The Commonwealth’s first megawatt-scale carbon capture pilot unit at an operating power plant will soon be located at Kentucky Utilities Company’s E.W. Brown Generating Station, near Harrodsburg.
The announcement was made during a press conference and ribbon cutting on the grounds of the facility this morning with Gov. Steve Beshear, Kentucky Energy and Environment Cabinet Secretary Len Peters, Paul W. Thompson, LG&E and KU Energy Chief Operating Officer, and other dignitaries and industrial partners in attendance.
The $19.5 million project with the University of Kentucky Center for Applied Energy Research is made possible through a $14.5 million competitive financial assistance award from the U.S. Department of Energy’s National Energy Technology Laboratory and cost-share funding from UK, the Kentucky Department of Energy Development and Independence, the Carbon Management Research Group (CMRG) utility members, and project team members including the Electric Power Research Institute and Mitsubishi Hitachi Power Systems America.
The CMRG, comprised of government agencies, electric utilities and research organizations, seeks cost-effective technologies to reduce and manage carbon dioxide emissions from coal-fired power plants. Current utility members include LG&E and KU Energy, Duke Energy and Kentucky Power.
The focus of this “catch and release” style pilot system will serve to demonstrate improvements in the integration of carbon capture technology at an existing power plant, produce key discoveries with the goal of developing a safer, more efficient process, and test the feasibility of ideas and technologies for the integration of commercial-scale carbon capture systems.
Construction of the two megawatt thermal post-combustion carbon dioxide capture pilot system is expected to be complete this fall, shortly followed by the testing period. Key discoveries will be determined after testing is finished in mid-2016.
“This project is the next phase in a partnership between LG&E and KU and the University of Kentucky that began back in 2006, when our company committed $1.5 million to CAER for research into the reduction of greenhouse gases,” said Thompson. “In 2006, there were no regulations on carbon emissions, but we recognized the importance of this research for our company and our Commonwealth. That’s why we continue to invest in these types of projects, which explore ways to make a difference for both our industry and future generations.”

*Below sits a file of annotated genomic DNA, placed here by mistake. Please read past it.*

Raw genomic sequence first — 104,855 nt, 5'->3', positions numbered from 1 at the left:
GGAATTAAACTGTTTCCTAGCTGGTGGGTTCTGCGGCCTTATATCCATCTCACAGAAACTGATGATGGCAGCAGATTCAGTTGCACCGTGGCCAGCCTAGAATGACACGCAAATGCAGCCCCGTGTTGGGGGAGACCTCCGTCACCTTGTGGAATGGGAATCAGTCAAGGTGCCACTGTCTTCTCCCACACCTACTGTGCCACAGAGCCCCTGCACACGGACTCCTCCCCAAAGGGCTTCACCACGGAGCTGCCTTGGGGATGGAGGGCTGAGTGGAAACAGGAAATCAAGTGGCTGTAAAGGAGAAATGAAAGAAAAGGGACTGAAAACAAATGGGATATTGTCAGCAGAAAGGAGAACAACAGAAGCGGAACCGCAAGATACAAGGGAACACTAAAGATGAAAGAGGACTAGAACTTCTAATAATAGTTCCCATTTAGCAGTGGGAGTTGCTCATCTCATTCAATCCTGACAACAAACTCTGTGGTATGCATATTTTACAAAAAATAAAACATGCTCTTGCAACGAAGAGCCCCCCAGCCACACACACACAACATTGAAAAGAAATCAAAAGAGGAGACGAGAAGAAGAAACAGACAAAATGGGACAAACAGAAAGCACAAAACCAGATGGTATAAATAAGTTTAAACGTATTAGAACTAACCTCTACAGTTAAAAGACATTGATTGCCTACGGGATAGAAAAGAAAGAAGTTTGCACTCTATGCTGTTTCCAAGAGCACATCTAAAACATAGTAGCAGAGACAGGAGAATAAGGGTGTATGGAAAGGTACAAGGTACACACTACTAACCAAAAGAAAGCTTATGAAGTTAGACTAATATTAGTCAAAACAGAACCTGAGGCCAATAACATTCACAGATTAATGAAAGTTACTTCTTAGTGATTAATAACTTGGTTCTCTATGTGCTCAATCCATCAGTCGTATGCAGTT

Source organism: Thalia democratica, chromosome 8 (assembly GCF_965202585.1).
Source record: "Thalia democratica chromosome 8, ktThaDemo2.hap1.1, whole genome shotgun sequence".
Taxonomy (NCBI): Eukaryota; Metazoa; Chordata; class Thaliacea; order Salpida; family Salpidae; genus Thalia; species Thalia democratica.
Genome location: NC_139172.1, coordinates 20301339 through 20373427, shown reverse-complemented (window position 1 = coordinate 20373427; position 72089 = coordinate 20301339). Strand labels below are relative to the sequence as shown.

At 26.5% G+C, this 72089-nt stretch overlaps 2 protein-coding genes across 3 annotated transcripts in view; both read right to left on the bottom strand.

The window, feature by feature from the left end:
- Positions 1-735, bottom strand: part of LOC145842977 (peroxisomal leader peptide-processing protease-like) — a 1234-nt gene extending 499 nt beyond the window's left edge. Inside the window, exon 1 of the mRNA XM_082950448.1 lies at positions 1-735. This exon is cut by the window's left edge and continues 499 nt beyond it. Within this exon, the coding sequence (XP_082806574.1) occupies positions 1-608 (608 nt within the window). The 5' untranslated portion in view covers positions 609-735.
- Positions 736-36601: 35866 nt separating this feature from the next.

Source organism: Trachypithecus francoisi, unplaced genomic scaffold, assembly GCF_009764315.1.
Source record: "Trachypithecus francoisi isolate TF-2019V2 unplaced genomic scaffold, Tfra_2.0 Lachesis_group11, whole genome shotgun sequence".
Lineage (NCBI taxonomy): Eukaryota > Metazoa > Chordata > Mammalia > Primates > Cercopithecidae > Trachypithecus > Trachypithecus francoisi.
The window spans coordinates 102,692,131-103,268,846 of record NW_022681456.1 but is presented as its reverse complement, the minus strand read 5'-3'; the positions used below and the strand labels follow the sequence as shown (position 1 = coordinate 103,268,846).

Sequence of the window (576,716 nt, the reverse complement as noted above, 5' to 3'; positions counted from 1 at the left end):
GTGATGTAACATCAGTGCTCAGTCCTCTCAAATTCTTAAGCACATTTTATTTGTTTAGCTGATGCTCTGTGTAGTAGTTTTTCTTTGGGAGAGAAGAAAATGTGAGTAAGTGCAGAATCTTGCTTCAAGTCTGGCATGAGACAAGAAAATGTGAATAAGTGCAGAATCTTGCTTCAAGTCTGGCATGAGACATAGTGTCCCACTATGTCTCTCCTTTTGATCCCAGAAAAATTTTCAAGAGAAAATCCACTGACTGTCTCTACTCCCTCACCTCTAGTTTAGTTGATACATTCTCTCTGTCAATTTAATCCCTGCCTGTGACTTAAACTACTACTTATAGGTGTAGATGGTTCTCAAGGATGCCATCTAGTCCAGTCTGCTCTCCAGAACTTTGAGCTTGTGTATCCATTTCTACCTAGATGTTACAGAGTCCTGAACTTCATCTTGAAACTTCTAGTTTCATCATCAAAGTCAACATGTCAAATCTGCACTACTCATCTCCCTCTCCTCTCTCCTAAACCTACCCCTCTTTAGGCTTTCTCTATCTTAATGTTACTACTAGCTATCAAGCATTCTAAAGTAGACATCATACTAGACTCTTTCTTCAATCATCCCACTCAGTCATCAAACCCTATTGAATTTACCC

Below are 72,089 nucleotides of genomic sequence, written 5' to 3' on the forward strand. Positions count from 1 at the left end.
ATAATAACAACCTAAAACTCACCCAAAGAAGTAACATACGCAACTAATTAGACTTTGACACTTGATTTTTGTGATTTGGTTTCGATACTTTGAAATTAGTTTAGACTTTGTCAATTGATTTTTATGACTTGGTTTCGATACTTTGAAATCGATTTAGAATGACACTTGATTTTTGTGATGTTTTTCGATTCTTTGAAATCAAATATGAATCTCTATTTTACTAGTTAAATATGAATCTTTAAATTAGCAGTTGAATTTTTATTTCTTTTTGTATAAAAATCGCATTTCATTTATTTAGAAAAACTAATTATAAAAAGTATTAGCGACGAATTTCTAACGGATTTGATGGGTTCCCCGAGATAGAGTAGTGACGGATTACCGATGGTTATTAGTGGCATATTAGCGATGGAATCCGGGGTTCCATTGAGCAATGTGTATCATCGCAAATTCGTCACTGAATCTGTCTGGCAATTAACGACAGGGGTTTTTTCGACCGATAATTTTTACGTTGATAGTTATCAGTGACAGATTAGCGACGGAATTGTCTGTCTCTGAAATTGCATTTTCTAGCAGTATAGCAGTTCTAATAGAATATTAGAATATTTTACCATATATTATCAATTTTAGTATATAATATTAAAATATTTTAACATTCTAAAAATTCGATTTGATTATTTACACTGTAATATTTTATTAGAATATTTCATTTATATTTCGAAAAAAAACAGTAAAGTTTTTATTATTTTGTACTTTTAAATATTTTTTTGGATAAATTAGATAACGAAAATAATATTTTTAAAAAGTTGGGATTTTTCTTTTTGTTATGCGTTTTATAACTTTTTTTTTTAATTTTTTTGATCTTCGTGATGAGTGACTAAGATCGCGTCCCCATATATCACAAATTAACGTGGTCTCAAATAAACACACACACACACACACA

Beshear applauded the ingenuity and purpose behind the project. “Generation of energy, affordable energy and the jobs energy provides all play a key role in the health of Kentucky’s economy,” he said. “The project we’re celebrating today and the partnership that made it possible show our state and its utilities are working together to maintain our livelihood and find solutions to the challenges posed by ever-increasing carbon constraints.”
“Coal has been the lifeblood of Kentucky and the most affordable fuel for energy generation for some time, but economic and regulatory pressure is changing the role coal has played in the energy landscape of Kentucky,” said Eli Capilouto, University of Kentucky President. “As we look toward the future of energy generation, the research results from the carbon capture projects like this provide our electric utilities with valuable information to determine whether these technologies are feasible for commercial-scale operations and can allow coal to be a viable energy source moving forward.”
“This project reinforces coal as part of the President’s “All of the Above” strategy, and underscores the viability of coal as part of America’s low-carbon economy,” said Julio Friedmann, Deputy Assistant Secretary for Clean Coal and Carbon Management at the Department of Energy.
How it works
The system will operate by using a few sampling ports to redirect a portion of the flue gas just before the gas enters the stack. From the sampling port, the flue gas will move into modules where its interaction with a liquid solvent will extract CO2 from the flue gas. The resulting flue gas, now carrying less than 2 percent CO2, exits the absorber and returns to the stack. The liquid solvent carrying the removed CO2 is put through a two-stage process that boils off the carbon to produce a concentrated stream of CO2. The solvent is recycled to the absorber to process more flue gas. In commercial applications, the concentrated CO2 stream would then be compressed and piped for utilization or storage. In this “catch and release” research project, however, UK will perform detailed analyses of each process, then reintroduce the concentrated CO2 stream into the flue gas.
The system will consist of six modules connected side by side on a 2-by-3-foot grid. Each module measures about 160 square feet across and stands between 55- to 75-feet high.
In 2006, LG&E and KU Energy committed $1.5 million over three years to CAER to support carbon management research - including technologies to separate, capture and store carbon dioxide emitted by coal-fired power plants. In 2008, building on research initiated by LG&E and KU Energy’s support, CAER created a consortium with government agencies, electric utilities and their research organizations to seek cost-effective technologies to reduce and manage carbon dioxide emissions from coal-fired power plants.
The consortium, now known as the Carbon Management Research Group, splits the cost of research of large-scale carbon dioxide capture systems, which often has shown to be too expensive and high-risk for a single utility or government agency to undertake. Each of the CMRG’s previously mentioned partners contributes $200,000 a year. The Kentucky Department of Energy Development and Independence also contributes funding in the form of a one-to-one match up to $1 million annually, as approved by the Kentucky General Assembly in the biannual budget.